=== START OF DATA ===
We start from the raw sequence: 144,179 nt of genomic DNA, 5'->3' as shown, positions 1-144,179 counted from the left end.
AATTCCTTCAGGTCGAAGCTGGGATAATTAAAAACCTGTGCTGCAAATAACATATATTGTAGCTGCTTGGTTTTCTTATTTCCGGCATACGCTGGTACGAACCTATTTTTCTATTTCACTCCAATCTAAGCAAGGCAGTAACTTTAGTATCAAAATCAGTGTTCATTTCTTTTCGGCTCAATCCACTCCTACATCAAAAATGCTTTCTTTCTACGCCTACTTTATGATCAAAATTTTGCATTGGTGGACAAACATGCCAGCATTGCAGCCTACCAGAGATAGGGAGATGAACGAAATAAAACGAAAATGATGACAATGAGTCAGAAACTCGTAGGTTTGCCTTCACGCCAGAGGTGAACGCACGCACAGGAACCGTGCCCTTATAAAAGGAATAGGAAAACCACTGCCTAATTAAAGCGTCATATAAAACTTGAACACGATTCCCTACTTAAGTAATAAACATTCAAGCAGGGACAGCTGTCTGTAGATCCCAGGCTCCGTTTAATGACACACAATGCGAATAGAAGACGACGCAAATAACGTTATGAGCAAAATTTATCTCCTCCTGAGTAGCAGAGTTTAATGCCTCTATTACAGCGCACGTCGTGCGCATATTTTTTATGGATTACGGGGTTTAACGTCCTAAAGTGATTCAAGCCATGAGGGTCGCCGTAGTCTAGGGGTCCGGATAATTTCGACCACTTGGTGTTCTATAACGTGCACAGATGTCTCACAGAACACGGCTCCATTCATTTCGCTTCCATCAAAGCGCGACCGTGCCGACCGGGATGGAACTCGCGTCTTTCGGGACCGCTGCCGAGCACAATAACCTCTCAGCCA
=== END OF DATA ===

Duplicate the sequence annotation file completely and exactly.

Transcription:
We start from the raw sequence: 144,179 nt of genomic DNA, 5'->3' as shown, positions 1-144,179 counted from the left end.
AATTCCTTCAGGTCGAAGCTGGGATAATTAAAAACCTGTGCTGCAAATAACATATATTGTAGCTGCTTGGTTTTCTTATTTCCGGCATACGCTGGTACGAACCTATTTTTCTATTTCACTCCAATCTAAGCAAGGCAGTAACTTTAGTATCAAAATCAGTGTTCATTTCTTTTCGGCTCAATCCACTCCTACATCAAAAATGCTTTCTTTCTACGCCTACTTTATGATCAAAATTTTGCATTGGTGGACAAACATGCCAGCATTGCAGCCTACCAGAGATAGGGAGATGAACGAAATAAAACGAAAATGATGACAATGAGTCAGAAACTCGTAGGTTTGCCTTCACGCCAGAGGTGAACGCACGCACAGGAACCGTGCCCTTATAAAAGGAATAGGAAAACCACTGCCTAATTAAAGCGTCATATAAAACTTGAACACGATTCCCTACTTAAGTAATAAACATTCAAGCAGGGACAGCTGTCTGTAGATCCCAGGCTCCGTTTAATGACACACAATGCGAATAGAAGACGACGCAAATAACGTTATGAGCAAAATTTATCTCCTCCTGAGTAGCAGAGTTTAATGCCTCTATTACAGCGCACGTCGTGCGCATATTTTTTATGGATTACGGGGTTTAACGTCCTAAAGTGATTCAAGCCATGAGGGTCGCCGTAGTCTAGGGGTCCGGATAATTTCGACCACTTGGTGTTCTATAACGTGCACAGATGTCTCACAGAACACGGCTCCATTCATTTCGCTTCCATCAAAGCGCGACCGTGCCGACCGGGATGGAACTCGCGTCTTTCGGGACCGCTGCCGAGCACAATAACCTCTCAGCCA